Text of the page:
Naturepark Travel - Europe off the beaten track
home > Place of Worship near Niederdorla
Celtic Tour: Celtic & Germanic Place of Worship near Niederdorla
In the open-air exhibition area of the Celtic and Germanic place of worship near Niederdorla you walk through the reed landscape of the moor to the
You see a
Germanic village that was reconstructed using 2000 year old tools and techniques.
The exhibition pavillon shows the history of the place of worship with
models and excavated objects.
The place of worship in the moor at Niederdorla was discovered by peat workers in 1957.
Altars, wood figures of the gods, human and animal sacrifices from the 6th century B.C.E. until the 7th century were excavated by the Weimar Museums for Pre- and Early History.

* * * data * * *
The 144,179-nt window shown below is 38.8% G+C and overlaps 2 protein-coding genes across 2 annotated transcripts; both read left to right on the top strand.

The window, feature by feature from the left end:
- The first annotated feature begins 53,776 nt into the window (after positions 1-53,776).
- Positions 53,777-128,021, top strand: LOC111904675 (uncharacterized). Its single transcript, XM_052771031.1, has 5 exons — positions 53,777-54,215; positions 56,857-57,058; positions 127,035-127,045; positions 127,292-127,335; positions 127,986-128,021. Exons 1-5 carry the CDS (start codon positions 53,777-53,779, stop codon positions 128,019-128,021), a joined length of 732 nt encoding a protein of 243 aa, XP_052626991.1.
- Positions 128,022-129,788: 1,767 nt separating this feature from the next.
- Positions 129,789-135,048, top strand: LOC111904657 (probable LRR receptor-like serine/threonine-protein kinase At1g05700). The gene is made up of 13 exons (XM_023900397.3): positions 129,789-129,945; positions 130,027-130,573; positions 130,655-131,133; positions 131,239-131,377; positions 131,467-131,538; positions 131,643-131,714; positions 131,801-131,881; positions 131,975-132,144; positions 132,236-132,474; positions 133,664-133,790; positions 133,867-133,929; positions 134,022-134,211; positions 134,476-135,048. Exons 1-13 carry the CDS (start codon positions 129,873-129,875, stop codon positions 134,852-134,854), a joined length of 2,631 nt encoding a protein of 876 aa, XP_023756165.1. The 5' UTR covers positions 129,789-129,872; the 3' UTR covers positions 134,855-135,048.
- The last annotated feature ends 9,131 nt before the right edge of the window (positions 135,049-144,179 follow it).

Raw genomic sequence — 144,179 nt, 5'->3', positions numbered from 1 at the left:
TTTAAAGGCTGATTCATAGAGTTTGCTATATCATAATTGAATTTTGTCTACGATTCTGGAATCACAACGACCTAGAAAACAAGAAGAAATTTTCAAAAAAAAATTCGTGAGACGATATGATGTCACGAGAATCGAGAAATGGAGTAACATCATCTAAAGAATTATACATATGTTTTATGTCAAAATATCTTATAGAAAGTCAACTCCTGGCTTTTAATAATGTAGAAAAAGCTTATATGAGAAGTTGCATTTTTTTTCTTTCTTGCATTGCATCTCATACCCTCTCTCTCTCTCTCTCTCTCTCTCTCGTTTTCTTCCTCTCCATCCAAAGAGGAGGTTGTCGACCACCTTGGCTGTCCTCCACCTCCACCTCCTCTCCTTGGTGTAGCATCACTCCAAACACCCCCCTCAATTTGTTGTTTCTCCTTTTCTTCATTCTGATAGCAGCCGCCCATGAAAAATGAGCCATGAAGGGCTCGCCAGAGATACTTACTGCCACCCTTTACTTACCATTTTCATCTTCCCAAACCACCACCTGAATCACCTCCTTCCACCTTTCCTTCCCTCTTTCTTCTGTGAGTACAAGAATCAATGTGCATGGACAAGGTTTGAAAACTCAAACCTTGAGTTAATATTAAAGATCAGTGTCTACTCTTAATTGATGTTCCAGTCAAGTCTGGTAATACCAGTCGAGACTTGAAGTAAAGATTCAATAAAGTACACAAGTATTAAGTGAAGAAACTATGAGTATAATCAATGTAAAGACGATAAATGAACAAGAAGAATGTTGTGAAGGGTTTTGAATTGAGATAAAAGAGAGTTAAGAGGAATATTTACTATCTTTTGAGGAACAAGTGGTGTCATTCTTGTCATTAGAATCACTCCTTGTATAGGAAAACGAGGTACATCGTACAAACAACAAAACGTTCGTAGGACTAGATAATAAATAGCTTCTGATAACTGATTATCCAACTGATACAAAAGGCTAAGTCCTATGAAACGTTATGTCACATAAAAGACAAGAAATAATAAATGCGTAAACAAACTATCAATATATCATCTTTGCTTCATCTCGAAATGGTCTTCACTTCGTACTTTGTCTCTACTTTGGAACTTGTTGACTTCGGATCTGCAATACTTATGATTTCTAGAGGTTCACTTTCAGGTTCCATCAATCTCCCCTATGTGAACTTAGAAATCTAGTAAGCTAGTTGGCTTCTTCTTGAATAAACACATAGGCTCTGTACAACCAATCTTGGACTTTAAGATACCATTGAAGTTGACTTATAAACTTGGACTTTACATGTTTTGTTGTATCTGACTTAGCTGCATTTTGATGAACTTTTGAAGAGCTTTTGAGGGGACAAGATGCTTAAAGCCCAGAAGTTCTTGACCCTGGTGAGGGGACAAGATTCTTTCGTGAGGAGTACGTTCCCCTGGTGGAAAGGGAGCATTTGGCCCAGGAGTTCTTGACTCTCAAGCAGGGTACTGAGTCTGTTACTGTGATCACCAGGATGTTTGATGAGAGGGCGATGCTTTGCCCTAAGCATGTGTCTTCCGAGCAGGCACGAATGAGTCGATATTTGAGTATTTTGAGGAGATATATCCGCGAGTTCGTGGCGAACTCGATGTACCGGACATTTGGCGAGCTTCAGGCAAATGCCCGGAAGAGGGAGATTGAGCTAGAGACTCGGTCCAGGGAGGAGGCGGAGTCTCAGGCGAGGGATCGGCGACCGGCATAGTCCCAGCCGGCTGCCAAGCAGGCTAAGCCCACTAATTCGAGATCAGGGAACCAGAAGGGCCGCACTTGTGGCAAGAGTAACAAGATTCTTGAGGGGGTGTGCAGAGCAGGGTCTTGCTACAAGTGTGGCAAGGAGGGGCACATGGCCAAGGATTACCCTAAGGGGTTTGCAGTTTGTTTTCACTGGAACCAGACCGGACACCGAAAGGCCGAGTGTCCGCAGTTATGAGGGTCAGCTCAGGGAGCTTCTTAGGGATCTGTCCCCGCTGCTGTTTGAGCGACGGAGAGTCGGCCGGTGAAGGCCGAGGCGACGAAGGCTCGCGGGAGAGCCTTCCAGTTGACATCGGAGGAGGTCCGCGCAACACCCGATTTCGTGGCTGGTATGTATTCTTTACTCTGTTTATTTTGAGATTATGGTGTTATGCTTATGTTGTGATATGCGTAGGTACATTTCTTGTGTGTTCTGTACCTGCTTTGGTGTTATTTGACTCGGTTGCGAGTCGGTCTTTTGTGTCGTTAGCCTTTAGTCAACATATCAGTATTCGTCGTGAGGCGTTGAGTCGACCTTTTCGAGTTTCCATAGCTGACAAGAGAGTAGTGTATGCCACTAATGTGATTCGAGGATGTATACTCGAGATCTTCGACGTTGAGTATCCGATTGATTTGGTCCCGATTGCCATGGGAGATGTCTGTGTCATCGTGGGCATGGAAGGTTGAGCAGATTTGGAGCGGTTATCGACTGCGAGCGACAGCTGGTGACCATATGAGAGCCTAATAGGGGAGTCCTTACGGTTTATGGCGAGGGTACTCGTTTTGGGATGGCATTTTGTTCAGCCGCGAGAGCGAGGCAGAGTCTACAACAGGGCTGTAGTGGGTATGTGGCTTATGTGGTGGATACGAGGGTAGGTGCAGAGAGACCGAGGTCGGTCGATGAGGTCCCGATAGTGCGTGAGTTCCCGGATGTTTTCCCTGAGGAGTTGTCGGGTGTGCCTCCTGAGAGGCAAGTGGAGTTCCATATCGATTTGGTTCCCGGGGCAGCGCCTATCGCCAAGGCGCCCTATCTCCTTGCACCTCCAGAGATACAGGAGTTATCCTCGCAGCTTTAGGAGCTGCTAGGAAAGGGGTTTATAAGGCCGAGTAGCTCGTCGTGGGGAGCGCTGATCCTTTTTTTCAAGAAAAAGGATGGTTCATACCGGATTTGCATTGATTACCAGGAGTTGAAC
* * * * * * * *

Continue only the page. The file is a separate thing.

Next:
Celts considered the lake as a sacred place, Germanic tribes continued the tradition.
A Germanic settlement was found half a mile away.
Christian missionaries led by the Anglo-Saxon Bonifatius from Devonshire, replaced heathen traditions: Two medieval wooden churches were built on the edge of the moor.
Christianity became firmly established with the founding of the archdeaconate of Oberdorla.
Today, the former importance can still be noticed: The village greens of Oberdorla and Niederdorla are remarkable.
You see the figures of Saints Peter and Paul on top of the entrance of the church of Oberdorla. The Romanesque portal goes back to the 13th century.
In Niederdorla, you can stop at the village tavern of 1555.